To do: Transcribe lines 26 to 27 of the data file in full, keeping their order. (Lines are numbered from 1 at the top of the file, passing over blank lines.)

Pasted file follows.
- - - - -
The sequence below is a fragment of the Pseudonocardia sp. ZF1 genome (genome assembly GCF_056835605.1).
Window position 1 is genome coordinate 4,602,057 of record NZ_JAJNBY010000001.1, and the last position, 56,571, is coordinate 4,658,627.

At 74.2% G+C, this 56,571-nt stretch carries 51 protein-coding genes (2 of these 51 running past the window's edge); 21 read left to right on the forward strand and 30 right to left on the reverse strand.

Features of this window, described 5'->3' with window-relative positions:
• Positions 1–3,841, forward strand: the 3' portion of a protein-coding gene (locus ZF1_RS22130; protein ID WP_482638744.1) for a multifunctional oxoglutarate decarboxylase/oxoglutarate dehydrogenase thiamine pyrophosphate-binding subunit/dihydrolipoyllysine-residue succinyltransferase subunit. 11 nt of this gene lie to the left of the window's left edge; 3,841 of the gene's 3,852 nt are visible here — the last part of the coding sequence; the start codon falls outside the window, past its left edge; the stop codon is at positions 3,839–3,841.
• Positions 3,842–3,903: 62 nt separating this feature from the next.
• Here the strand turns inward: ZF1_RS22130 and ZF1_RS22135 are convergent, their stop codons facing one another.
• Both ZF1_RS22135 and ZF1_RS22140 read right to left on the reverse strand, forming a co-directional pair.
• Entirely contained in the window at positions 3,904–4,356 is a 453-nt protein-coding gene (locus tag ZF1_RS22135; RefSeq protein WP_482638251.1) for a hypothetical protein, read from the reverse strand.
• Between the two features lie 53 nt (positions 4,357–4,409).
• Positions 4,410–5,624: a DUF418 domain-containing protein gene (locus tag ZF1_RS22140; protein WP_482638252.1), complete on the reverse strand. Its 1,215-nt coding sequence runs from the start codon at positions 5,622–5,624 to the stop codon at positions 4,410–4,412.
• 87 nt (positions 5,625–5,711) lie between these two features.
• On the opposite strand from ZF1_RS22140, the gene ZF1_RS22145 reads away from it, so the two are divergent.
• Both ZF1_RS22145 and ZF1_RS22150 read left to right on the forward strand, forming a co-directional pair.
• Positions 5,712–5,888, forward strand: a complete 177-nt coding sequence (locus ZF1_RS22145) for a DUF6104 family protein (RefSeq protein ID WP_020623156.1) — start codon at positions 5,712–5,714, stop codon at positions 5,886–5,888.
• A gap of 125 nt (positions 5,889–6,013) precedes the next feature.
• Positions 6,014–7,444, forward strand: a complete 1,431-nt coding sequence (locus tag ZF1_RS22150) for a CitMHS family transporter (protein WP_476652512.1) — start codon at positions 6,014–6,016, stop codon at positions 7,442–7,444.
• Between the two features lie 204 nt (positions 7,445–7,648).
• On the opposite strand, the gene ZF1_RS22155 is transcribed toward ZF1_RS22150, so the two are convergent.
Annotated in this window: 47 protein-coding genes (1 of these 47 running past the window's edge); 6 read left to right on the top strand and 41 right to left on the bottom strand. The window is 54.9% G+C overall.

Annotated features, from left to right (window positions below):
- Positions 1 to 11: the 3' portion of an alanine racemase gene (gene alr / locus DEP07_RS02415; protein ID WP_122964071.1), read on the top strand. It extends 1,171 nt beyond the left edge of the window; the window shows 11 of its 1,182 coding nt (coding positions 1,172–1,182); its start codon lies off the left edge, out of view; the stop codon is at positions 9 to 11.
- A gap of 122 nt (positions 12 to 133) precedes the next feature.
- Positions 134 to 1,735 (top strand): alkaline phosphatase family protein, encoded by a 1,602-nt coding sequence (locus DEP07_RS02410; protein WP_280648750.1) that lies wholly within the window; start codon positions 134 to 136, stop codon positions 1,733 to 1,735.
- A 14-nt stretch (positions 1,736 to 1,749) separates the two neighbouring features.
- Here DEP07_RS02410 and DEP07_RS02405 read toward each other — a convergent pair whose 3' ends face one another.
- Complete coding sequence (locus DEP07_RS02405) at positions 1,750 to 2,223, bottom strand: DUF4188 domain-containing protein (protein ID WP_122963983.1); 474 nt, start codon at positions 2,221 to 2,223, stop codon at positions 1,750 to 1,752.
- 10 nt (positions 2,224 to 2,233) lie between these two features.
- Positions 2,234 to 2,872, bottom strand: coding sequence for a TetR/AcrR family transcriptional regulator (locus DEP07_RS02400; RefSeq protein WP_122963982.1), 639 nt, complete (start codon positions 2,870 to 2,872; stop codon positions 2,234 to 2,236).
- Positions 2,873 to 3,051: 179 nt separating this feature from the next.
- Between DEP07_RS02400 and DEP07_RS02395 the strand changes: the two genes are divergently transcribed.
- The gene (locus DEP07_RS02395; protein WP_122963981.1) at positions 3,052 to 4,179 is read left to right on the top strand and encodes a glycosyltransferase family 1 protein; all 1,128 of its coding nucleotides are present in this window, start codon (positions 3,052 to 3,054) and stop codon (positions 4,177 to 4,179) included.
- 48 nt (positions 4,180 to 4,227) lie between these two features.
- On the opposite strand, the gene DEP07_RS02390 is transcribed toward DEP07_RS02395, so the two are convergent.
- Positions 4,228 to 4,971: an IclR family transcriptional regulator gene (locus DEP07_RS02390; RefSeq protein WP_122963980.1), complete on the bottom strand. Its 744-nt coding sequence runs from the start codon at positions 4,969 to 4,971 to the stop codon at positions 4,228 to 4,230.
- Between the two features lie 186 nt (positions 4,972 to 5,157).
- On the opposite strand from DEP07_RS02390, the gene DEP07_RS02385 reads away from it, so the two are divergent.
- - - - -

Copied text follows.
- Here DEP07_RS02410 and DEP07_RS02405 read toward each other — a convergent pair whose 3' ends face one another.
- Complete coding sequence (locus DEP07_RS02405) at positions 1,750 to 2,223, bottom strand: DUF4188 domain-containing protein (protein ID WP_122963983.1); 474 nt, start codon at positions 2,221 to 2,223, stop codon at positions 1,750 to 1,752.